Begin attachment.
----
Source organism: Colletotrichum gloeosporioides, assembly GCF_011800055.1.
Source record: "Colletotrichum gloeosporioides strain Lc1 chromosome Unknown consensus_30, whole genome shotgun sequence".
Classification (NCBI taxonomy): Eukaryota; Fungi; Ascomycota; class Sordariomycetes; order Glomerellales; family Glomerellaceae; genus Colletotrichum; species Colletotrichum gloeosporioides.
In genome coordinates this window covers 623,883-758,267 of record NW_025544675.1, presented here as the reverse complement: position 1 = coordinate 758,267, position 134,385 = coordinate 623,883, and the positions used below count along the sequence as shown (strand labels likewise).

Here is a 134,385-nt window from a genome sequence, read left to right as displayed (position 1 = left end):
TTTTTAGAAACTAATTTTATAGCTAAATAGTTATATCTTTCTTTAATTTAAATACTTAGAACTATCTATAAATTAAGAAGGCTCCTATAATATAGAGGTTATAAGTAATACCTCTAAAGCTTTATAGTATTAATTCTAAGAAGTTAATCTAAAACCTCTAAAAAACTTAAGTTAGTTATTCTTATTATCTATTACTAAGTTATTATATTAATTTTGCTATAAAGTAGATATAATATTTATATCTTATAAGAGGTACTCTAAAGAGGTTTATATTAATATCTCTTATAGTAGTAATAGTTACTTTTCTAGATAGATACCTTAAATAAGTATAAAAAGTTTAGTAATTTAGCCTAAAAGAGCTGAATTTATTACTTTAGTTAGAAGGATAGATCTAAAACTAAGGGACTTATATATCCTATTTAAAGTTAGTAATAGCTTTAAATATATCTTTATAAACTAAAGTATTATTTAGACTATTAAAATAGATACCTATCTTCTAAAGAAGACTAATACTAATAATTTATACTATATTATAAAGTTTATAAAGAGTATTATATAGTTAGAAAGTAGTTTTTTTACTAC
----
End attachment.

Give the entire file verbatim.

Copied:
Source organism: Colletotrichum gloeosporioides, assembly GCF_011800055.1.
Source record: "Colletotrichum gloeosporioides strain Lc1 chromosome Unknown consensus_30, whole genome shotgun sequence".
Classification (NCBI taxonomy): Eukaryota; Fungi; Ascomycota; class Sordariomycetes; order Glomerellales; family Glomerellaceae; genus Colletotrichum; species Colletotrichum gloeosporioides.
In genome coordinates this window covers 623,883-758,267 of record NW_025544675.1, presented here as the reverse complement: position 1 = coordinate 758,267, position 134,385 = coordinate 623,883, and the positions used below count along the sequence as shown (strand labels likewise).

Here is a 134,385-nt window from a genome sequence, read left to right as displayed (position 1 = left end):
TTTTTAGAAACTAATTTTATAGCTAAATAGTTATATCTTTCTTTAATTTAAATACTTAGAACTATCTATAAATTAAGAAGGCTCCTATAATATAGAGGTTATAAGTAATACCTCTAAAGCTTTATAGTATTAATTCTAAGAAGTTAATCTAAAACCTCTAAAAAACTTAAGTTAGTTATTCTTATTATCTATTACTAAGTTATTATATTAATTTTGCTATAAAGTAGATATAATATTTATATCTTATAAGAGGTACTCTAAAGAGGTTTATATTAATATCTCTTATAGTAGTAATAGTTACTTTTCTAGATAGATACCTTAAATAAGTATAAAAAGTTTAGTAATTTAGCCTAAAAGAGCTGAATTTATTACTTTAGTTAGAAGGATAGATCTAAAACTAAGGGACTTATATATCCTATTTAAAGTTAGTAATAGCTTTAAATATATCTTTATAAACTAAAGTATTATTTAGACTATTAAAATAGATACCTATCTTCTAAAGAAGACTAATACTAATAATTTATACTATATTATAAAGTTTATAAAGAGTATTATATAGTTAGAAAGTAGTTTTTTTACTAC